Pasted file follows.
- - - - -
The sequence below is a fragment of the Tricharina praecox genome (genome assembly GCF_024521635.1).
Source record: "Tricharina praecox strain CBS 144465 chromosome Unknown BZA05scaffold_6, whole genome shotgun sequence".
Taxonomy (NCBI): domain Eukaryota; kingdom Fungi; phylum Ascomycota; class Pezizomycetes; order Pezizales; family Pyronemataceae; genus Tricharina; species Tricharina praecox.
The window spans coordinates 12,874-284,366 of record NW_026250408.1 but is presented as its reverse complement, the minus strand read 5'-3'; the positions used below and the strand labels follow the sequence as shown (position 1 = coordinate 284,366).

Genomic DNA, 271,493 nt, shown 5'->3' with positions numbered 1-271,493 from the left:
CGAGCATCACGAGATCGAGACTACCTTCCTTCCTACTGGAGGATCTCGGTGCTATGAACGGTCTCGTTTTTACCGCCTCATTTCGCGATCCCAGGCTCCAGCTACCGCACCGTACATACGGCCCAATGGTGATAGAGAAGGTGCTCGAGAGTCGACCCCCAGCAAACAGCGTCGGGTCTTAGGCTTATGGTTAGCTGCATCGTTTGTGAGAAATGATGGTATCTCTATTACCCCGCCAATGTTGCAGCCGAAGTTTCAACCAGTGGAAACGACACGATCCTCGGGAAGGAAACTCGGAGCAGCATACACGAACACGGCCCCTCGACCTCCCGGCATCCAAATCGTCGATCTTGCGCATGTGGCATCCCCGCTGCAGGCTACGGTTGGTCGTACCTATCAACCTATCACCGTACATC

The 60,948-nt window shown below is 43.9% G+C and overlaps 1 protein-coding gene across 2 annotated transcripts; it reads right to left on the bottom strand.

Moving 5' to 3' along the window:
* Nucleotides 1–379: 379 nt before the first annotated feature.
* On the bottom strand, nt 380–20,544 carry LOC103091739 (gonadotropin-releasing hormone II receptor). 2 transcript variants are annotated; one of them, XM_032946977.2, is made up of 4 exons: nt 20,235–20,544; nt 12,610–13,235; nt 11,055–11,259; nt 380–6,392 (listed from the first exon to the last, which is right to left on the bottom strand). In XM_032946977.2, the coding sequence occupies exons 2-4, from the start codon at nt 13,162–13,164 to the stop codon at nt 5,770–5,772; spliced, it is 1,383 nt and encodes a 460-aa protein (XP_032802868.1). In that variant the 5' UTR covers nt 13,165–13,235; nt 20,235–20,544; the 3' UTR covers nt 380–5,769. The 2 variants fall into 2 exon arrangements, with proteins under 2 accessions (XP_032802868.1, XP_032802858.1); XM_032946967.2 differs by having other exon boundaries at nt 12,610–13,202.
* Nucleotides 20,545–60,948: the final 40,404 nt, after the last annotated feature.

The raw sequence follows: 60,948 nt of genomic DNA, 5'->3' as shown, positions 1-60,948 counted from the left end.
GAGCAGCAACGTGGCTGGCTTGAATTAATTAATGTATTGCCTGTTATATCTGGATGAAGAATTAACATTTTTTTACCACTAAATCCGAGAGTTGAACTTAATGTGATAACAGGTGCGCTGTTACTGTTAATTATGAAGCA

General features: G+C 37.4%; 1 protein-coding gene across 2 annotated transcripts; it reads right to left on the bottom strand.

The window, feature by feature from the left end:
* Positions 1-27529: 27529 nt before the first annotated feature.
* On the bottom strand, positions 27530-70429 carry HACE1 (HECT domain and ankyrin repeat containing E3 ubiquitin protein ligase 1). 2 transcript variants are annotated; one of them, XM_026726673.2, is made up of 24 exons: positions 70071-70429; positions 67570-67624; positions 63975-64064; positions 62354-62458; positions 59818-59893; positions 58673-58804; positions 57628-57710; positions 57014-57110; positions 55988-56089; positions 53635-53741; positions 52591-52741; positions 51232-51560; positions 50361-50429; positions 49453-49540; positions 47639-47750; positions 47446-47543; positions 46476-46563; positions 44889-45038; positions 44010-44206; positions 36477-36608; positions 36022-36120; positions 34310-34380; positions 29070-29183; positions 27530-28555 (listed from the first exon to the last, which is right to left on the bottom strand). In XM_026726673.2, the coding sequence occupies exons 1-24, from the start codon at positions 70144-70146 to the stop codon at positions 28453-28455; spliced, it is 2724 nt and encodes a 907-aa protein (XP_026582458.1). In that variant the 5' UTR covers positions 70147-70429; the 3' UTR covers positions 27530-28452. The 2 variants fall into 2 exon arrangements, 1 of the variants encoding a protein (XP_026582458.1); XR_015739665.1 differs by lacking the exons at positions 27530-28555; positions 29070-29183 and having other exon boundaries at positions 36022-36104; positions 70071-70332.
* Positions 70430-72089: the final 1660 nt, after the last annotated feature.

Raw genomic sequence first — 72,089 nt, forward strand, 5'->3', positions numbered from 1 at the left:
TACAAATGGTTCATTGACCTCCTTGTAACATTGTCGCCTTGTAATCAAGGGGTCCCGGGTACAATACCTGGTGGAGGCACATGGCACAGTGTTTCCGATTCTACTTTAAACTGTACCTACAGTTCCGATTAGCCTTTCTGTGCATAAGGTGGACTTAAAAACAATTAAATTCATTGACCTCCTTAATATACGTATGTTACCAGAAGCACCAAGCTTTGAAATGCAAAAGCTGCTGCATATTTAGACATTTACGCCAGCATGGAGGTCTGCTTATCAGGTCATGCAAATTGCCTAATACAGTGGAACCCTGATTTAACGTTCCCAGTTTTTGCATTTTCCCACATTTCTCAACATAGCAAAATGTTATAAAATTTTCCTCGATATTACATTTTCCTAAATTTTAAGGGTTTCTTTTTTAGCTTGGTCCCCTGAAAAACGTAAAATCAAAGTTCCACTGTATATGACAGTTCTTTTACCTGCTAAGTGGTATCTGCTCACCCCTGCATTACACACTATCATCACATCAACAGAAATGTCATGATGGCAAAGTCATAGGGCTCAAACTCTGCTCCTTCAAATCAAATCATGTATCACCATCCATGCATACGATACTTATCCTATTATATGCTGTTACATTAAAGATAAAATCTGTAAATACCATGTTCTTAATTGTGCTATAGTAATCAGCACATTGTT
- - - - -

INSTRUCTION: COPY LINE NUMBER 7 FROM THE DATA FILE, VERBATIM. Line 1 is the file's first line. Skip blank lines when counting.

The 60,948-nt window shown below is 43.9% G+C and overlaps 1 protein-coding gene across 2 annotated transcripts; it reads right to left on the bottom strand.